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Santa's sporty convertible turning heads, lifting spirits Finds delight bringing smiles to many faces

It is a sight that gives a whole new meaning to the term joy ride.

Fur-trimmed red hat and jolly white beard flapping in the wind, this fellow might be spied anywhere from the Kensington Expressway to a street near you, waving and ho-ho-ho-ing from his spiffy red convertible adorned with fuzzy toy antlers.

Yes, it's Santa Claus -- albeit one with a 1960 Austin Healey instead of a sleigh. And a day job as an inventory specialist at Ingram Micro in Amherst instead of making toys at the North Pole.

Don't tell the kids, but the rest of the year Santa goes by the name of Jim Thompson, an Amherst father of three grown children and husband of 36 years to Mrs. Claus, better known as Holly Thompson.

Most evenings during the holiday season, this Santa hops into his lovingly restored little car -- also known as a bugeye Sprite -- and zips about Western New York. Sometimes he meets up with friends from his church to go caroling at retirement homes and such.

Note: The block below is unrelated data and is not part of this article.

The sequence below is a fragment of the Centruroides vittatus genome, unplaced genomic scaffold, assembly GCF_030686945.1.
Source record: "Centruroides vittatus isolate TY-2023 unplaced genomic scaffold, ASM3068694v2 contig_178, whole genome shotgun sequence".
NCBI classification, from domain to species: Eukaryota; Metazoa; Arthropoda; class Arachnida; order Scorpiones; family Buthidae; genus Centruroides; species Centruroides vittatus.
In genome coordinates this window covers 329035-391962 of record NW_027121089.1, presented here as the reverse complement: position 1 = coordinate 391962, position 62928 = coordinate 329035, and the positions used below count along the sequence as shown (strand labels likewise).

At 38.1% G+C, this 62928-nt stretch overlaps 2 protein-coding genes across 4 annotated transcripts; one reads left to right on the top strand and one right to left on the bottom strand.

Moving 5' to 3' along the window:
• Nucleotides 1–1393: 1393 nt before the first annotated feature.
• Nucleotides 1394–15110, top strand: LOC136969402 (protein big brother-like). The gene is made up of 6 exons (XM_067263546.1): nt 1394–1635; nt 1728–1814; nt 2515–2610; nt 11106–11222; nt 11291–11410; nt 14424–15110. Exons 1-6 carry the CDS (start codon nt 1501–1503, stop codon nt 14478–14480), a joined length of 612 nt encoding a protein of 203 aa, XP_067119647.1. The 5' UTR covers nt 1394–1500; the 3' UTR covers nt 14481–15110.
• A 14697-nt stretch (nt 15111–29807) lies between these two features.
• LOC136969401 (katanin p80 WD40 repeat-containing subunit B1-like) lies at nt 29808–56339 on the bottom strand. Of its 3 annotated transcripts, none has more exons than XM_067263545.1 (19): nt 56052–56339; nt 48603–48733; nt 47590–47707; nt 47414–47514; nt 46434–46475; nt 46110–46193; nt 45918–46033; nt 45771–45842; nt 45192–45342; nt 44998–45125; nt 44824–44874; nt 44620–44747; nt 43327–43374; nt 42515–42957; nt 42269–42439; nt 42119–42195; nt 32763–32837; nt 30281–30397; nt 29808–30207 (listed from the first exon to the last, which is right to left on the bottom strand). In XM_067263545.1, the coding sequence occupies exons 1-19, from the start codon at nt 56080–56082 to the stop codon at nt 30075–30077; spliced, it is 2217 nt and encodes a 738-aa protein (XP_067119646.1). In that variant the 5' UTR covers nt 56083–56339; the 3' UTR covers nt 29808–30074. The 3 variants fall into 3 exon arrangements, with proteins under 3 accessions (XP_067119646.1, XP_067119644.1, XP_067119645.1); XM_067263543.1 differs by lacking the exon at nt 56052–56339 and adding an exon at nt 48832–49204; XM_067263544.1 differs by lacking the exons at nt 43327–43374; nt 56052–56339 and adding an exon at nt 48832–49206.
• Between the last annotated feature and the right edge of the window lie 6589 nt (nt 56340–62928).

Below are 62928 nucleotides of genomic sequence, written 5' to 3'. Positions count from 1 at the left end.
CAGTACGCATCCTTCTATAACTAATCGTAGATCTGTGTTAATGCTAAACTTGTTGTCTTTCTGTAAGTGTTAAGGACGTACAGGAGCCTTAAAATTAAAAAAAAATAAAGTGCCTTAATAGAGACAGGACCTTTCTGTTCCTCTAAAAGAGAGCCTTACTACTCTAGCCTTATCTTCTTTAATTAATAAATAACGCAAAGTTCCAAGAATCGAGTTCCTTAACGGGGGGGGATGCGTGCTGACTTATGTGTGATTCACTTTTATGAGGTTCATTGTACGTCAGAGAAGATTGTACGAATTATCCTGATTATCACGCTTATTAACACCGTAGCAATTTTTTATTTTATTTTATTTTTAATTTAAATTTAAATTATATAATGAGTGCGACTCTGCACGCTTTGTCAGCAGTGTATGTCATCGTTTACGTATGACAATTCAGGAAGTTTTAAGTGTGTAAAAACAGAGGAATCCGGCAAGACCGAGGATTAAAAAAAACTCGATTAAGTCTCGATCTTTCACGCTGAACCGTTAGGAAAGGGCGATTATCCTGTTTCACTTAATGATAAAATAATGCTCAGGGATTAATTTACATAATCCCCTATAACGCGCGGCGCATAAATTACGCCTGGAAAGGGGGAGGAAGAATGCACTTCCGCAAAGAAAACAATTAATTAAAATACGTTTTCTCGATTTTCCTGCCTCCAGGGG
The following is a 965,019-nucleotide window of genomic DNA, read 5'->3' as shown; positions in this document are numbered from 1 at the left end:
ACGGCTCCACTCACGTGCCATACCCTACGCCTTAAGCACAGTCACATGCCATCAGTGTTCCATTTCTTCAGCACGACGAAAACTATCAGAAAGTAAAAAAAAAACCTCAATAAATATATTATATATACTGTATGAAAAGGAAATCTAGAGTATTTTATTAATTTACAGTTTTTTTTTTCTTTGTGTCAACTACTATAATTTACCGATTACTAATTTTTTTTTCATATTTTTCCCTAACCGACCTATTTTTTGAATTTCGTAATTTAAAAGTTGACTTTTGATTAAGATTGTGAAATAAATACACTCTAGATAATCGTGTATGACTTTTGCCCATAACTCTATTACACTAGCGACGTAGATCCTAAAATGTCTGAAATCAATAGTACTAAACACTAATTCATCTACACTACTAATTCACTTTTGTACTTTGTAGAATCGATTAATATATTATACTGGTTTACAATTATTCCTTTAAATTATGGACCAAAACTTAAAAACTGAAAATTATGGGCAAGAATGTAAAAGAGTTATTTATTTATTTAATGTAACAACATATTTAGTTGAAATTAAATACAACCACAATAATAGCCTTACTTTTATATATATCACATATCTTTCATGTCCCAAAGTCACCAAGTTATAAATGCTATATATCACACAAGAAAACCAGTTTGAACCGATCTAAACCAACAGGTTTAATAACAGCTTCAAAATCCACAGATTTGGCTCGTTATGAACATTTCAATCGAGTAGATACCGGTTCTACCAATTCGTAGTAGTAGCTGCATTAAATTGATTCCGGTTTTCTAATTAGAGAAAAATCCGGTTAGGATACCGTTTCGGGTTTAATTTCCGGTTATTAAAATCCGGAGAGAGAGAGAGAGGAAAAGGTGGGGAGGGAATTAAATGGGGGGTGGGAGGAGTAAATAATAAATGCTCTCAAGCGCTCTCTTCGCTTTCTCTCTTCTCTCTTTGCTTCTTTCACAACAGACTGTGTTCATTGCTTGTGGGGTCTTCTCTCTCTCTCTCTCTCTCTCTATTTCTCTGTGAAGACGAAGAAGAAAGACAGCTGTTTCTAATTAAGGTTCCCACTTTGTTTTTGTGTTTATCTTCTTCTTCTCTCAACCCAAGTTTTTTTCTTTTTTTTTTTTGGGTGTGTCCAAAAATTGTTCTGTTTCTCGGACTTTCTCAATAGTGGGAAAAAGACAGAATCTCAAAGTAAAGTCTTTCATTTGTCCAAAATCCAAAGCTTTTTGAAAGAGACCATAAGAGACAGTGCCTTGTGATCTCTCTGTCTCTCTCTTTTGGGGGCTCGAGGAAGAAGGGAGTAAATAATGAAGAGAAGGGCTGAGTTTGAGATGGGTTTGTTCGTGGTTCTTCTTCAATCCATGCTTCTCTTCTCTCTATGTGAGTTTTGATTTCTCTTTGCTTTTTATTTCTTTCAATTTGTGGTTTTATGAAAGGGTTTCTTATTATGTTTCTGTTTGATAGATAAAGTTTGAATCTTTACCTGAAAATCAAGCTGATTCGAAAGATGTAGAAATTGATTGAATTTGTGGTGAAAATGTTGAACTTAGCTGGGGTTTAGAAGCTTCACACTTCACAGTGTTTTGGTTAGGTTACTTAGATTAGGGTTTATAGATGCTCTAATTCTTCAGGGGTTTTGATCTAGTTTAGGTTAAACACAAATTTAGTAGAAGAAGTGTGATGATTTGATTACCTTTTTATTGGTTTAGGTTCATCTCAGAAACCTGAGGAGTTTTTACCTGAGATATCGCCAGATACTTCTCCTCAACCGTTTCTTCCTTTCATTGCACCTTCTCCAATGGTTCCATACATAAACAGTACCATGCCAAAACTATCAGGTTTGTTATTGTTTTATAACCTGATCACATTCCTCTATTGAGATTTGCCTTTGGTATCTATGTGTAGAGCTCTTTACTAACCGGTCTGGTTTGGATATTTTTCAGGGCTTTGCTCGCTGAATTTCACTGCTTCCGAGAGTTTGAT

He also does gigs for community groups and others. No charge -- though he will take a cookie and glass of milk or cup of coffee.

You could say he inherited the job. His father was a Santa, too. In fact, Thompson had been a Santa sans car for years and years. It was after he bought the Austin Healey and noticed how the Sunday school kids at his church loved to dress it up that Thompson decided to take to the road to spread even more holiday cheer.

"It just brings joy to so many people," he said of his night job tooling around the streets of Western New York, which he has been doing for nine years.

People wave back, all smiles; the police seem to particularly enjoy the sight of the "Santa guy," as some have come to call him.

Kids love him especially, he said. After all, they can tell their friends there really is a Santa Claus -- they have his license plate number to prove it.

And if you don't believe in Christmastime miracles, consider this: One evening not long ago, Santa's travels along car-clogged Transit Road in Amherst brought traffic to a halt. Drivers wanted to pose with him for pictures, sit in his car -- just generally giggle and laugh and wave.

But not one driver honked in anger. Not one. "It was amazing," he said.

"It changes people's attitudes for the rest of the day," he said. "You don't know why. But it is the way life should be."


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